Greece to deport 10,000 refugees to Turkey in wake of fatal camp blaze

A migrant sleeps outside at the Moria camp on the island of Lesbos, on September 30, 2019, following a fire at the refugee camp which houses some 13,000 people. (AFP)
Updated 03 October 2019

Greece to deport 10,000 refugees to Turkey in wake of fatal camp blaze

  • The Moria refugee camp was already operating beyond its capacity and under deteriorating conditions before the fire took hold
  • It is considered to be Europe’s most crowded site, housing more than 13,000 refugees when designed to take just 3,000

ANKARA: Greece has decided to deport 10,000 refugees to Turkey by the end of next year in the wake of a deadly fire at an overcrowded camp on the island of Lesbos.
Following criticisms after Sunday’s blaze, which left one woman dead and 17 people injured two of them children, the Greek Cabinet held a four-hour emergency meeting when the decision was made.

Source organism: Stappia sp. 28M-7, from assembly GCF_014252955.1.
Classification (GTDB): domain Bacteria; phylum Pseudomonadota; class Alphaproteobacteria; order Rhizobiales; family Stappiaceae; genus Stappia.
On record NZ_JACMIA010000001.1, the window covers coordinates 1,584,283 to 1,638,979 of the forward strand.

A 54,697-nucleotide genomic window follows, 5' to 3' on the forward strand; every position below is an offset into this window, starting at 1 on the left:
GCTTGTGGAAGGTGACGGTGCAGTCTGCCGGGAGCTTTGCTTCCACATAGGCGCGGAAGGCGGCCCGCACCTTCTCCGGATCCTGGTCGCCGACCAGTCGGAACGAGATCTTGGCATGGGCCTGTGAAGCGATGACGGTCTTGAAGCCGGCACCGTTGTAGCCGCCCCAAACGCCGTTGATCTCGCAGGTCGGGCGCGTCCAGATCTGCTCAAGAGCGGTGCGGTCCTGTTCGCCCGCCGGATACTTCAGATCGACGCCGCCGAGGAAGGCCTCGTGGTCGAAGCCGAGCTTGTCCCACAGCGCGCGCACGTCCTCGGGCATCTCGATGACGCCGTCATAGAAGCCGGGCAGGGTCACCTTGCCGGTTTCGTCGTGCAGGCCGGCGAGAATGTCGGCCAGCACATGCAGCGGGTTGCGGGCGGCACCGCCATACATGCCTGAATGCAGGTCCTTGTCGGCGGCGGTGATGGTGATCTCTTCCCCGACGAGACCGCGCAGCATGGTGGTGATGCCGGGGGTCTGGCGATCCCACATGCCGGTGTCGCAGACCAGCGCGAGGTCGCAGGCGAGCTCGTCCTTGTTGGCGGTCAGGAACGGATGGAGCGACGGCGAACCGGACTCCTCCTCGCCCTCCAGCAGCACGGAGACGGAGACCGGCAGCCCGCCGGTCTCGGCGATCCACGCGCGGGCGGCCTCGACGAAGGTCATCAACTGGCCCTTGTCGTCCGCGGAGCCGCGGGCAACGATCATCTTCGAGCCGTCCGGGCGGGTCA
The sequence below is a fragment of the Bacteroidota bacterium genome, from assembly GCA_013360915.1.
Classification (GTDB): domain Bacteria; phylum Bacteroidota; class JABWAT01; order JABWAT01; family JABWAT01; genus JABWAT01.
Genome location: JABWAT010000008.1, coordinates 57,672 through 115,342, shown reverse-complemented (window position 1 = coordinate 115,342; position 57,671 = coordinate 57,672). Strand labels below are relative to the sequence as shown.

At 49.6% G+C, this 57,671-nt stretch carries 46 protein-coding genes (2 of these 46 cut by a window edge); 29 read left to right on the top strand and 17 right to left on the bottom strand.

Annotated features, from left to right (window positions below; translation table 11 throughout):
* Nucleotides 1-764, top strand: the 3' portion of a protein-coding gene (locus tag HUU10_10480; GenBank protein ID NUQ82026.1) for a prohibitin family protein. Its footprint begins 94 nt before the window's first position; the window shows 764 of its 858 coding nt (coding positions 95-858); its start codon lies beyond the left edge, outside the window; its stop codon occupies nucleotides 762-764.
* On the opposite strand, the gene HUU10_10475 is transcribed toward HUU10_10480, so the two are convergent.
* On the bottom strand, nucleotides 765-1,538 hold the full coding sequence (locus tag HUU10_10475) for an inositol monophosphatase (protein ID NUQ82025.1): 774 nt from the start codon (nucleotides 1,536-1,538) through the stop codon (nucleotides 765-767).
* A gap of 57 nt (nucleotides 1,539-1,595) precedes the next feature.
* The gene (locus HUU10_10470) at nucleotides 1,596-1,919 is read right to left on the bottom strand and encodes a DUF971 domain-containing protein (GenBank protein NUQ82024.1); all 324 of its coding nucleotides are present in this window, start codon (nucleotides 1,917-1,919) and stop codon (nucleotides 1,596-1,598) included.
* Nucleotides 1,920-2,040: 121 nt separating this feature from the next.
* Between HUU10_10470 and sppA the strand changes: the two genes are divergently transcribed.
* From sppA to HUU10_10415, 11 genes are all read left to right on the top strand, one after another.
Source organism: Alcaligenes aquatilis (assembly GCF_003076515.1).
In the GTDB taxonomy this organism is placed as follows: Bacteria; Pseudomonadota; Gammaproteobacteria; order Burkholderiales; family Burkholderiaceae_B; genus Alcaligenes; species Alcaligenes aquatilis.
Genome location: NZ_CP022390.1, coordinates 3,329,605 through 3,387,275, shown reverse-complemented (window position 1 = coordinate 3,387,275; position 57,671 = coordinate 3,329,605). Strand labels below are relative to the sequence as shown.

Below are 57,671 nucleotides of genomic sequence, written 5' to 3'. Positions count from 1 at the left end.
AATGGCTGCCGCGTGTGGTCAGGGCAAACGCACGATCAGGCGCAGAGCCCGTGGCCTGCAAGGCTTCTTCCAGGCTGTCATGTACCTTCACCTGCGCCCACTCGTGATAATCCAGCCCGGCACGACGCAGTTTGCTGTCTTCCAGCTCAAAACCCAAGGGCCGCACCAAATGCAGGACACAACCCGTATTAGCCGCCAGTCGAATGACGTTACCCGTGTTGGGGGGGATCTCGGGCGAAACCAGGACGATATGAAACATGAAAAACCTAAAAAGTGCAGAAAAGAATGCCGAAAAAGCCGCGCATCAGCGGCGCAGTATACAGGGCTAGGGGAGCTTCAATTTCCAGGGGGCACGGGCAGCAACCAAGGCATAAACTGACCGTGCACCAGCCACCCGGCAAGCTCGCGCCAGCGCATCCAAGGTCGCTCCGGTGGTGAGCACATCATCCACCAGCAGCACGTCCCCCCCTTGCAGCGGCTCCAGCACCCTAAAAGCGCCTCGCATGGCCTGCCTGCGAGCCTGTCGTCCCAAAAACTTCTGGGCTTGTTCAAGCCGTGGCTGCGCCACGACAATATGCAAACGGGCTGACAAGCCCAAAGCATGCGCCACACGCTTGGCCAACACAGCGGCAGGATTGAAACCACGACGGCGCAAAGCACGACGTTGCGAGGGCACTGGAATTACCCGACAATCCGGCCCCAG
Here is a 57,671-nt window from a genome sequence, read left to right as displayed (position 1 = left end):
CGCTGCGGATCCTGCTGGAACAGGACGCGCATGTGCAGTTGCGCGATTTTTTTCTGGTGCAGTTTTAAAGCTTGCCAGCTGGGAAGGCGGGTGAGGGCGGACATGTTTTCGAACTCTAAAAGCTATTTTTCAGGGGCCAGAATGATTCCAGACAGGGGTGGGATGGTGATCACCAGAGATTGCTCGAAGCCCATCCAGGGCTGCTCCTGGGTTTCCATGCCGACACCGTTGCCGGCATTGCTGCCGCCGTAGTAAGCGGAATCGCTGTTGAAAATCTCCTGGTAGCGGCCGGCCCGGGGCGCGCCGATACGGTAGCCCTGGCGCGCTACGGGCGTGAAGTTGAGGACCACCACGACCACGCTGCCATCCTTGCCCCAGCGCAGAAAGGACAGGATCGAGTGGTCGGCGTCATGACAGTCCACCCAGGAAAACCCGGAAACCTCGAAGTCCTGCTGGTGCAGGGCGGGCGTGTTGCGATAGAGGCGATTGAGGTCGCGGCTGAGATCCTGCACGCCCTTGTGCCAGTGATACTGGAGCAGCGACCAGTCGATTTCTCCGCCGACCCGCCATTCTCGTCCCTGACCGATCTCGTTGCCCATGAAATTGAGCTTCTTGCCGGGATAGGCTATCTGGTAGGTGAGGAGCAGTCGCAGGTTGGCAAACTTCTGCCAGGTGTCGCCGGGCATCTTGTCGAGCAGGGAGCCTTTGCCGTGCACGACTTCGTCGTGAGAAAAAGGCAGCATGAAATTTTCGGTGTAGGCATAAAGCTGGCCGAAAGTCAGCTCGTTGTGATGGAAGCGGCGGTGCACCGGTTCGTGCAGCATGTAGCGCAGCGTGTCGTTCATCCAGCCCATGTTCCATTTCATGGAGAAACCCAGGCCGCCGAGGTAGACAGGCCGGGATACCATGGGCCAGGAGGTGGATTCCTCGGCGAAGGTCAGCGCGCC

The Moria refugee camp was already operating beyond its capacity and under deteriorating conditions before the fire took hold. It is considered to be Europe’s most crowded site, housing more than 13,000 refugees when designed to take just 3,000.
Lesbos has become one of the main destinations for refugees in recent years with around 10,000 new arrivals on the island over the last three months alone, according to the Greek government.
Prime Minister Kyriakos Mitsotakis, a conservative politician, is known for his hard-line approach to his country’s migrant crisis.
An agreement signed between Turkey and the EU in 2016, allowed Athens to send back illegal immigrants to its neighbor, Turkey, which has in return received financial assistance from Brussels.
Dimitrios Triantaphyllou, director of the Center for International and European Studies (CIES) at Istanbul’s Kadir Has University, said that as opposed to 2015 and 2016, most of those now trying to reach the Greek islands were not from Syria but Afghanistan and elsewhere.
“As a result, the Greek government is stressing a distinction between refugees, those seeking asylum status, and irregular migrants. The latter category in particular consists of individuals not in need of international protection, who are not Syrian, which Greece intends to speed up efforts to return to Turkey as per the EU-Turkey refugee deal,” he told Arab News.
“Because of the inability to rapidly process all applications, only about 1,800 have been returned to Turkey from Greece since 2016.”